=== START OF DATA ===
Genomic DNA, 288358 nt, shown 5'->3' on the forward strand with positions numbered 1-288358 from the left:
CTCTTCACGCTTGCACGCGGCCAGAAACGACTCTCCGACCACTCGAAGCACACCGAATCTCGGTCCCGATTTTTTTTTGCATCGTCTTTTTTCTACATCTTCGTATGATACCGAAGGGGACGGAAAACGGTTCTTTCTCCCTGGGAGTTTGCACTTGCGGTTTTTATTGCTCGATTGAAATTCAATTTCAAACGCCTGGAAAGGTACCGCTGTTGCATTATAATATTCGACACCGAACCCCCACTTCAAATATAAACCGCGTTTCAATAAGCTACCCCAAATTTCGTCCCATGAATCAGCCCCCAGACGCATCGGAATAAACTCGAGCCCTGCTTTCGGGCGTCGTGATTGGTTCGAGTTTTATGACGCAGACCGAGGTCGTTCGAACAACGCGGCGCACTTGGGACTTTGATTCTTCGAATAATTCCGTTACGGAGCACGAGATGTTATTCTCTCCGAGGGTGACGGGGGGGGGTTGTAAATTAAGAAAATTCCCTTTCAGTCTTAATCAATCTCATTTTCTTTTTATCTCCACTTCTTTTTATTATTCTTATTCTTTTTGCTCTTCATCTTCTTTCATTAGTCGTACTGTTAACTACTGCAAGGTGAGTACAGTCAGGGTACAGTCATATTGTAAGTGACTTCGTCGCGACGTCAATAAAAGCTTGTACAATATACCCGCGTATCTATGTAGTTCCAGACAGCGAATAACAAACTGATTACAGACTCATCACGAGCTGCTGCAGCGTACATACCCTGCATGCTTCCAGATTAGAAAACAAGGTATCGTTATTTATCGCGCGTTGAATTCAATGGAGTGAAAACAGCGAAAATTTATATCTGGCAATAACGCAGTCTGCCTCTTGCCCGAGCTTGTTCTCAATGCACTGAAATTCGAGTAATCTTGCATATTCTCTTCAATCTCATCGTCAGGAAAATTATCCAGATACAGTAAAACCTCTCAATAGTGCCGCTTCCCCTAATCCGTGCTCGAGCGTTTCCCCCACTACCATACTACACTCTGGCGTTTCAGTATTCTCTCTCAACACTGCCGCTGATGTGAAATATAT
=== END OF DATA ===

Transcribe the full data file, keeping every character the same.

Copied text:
Genomic DNA, 288358 nt, shown 5'->3' on the forward strand with positions numbered 1-288358 from the left:
CTCTTCACGCTTGCACGCGGCCAGAAACGACTCTCCGACCACTCGAAGCACACCGAATCTCGGTCCCGATTTTTTTTTGCATCGTCTTTTTTCTACATCTTCGTATGATACCGAAGGGGACGGAAAACGGTTCTTTCTCCCTGGGAGTTTGCACTTGCGGTTTTTATTGCTCGATTGAAATTCAATTTCAAACGCCTGGAAAGGTACCGCTGTTGCATTATAATATTCGACACCGAACCCCCACTTCAAATATAAACCGCGTTTCAATAAGCTACCCCAAATTTCGTCCCATGAATCAGCCCCCAGACGCATCGGAATAAACTCGAGCCCTGCTTTCGGGCGTCGTGATTGGTTCGAGTTTTATGACGCAGACCGAGGTCGTTCGAACAACGCGGCGCACTTGGGACTTTGATTCTTCGAATAATTCCGTTACGGAGCACGAGATGTTATTCTCTCCGAGGGTGACGGGGGGGGGTTGTAAATTAAGAAAATTCCCTTTCAGTCTTAATCAATCTCATTTTCTTTTTATCTCCACTTCTTTTTATTATTCTTATTCTTTTTGCTCTTCATCTTCTTTCATTAGTCGTACTGTTAACTACTGCAAGGTGAGTACAGTCAGGGTACAGTCATATTGTAAGTGACTTCGTCGCGACGTCAATAAAAGCTTGTACAATATACCCGCGTATCTATGTAGTTCCAGACAGCGAATAACAAACTGATTACAGACTCATCACGAGCTGCTGCAGCGTACATACCCTGCATGCTTCCAGATTAGAAAACAAGGTATCGTTATTTATCGCGCGTTGAATTCAATGGAGTGAAAACAGCGAAAATTTATATCTGGCAATAACGCAGTCTGCCTCTTGCCCGAGCTTGTTCTCAATGCACTGAAATTCGAGTAATCTTGCATATTCTCTTCAATCTCATCGTCAGGAAAATTATCCAGATACAGTAAAACCTCTCAATAGTGCCGCTTCCCCTAATCCGTGCTCGAGCGTTTCCCCCACTACCATACTACACTCTGGCGTTTCAGTATTCTCTCTCAACACTGCCGCTGATGTGAAATATAT